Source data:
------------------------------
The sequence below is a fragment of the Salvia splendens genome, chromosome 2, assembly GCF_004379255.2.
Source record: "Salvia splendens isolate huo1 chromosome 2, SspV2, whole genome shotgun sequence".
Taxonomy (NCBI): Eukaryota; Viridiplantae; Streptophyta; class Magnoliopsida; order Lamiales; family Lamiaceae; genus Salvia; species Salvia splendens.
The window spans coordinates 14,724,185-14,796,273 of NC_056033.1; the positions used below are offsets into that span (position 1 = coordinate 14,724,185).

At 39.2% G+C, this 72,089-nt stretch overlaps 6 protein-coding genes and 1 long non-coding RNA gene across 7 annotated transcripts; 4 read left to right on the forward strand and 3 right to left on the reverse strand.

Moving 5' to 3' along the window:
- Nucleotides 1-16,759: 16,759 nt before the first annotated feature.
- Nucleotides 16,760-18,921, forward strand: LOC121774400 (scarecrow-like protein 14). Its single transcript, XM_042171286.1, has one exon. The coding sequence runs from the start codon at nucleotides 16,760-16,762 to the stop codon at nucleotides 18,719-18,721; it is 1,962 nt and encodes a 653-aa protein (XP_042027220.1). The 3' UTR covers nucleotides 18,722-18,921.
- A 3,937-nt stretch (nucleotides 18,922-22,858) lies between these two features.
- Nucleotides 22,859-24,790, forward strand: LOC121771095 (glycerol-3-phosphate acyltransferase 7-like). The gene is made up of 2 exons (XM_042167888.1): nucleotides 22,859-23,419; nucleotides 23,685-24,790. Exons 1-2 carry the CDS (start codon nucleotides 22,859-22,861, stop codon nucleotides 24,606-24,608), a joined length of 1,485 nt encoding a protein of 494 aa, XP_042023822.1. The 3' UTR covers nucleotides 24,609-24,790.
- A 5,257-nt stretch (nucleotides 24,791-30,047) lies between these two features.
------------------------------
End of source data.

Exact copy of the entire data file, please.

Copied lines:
The sequence below is a fragment of the Salvia splendens genome, chromosome 2, assembly GCF_004379255.2.
Source record: "Salvia splendens isolate huo1 chromosome 2, SspV2, whole genome shotgun sequence".
Taxonomy (NCBI): Eukaryota; Viridiplantae; Streptophyta; class Magnoliopsida; order Lamiales; family Lamiaceae; genus Salvia; species Salvia splendens.
The window spans coordinates 14,724,185-14,796,273 of NC_056033.1; the positions used below are offsets into that span (position 1 = coordinate 14,724,185).

At 39.2% G+C, this 72,089-nt stretch overlaps 6 protein-coding genes and 1 long non-coding RNA gene across 7 annotated transcripts; 4 read left to right on the forward strand and 3 right to left on the reverse strand.

Moving 5' to 3' along the window:
- Nucleotides 1-16,759: 16,759 nt before the first annotated feature.
- Nucleotides 16,760-18,921, forward strand: LOC121774400 (scarecrow-like protein 14). Its single transcript, XM_042171286.1, has one exon. The coding sequence runs from the start codon at nucleotides 16,760-16,762 to the stop codon at nucleotides 18,719-18,721; it is 1,962 nt and encodes a 653-aa protein (XP_042027220.1). The 3' UTR covers nucleotides 18,722-18,921.
- A 3,937-nt stretch (nucleotides 18,922-22,858) lies between these two features.
- Nucleotides 22,859-24,790, forward strand: LOC121771095 (glycerol-3-phosphate acyltransferase 7-like). The gene is made up of 2 exons (XM_042167888.1): nucleotides 22,859-23,419; nucleotides 23,685-24,790. Exons 1-2 carry the CDS (start codon nucleotides 22,859-22,861, stop codon nucleotides 24,606-24,608), a joined length of 1,485 nt encoding a protein of 494 aa, XP_042023822.1. The 3' UTR covers nucleotides 24,609-24,790.
- A 5,257-nt stretch (nucleotides 24,791-30,047) lies between these two features.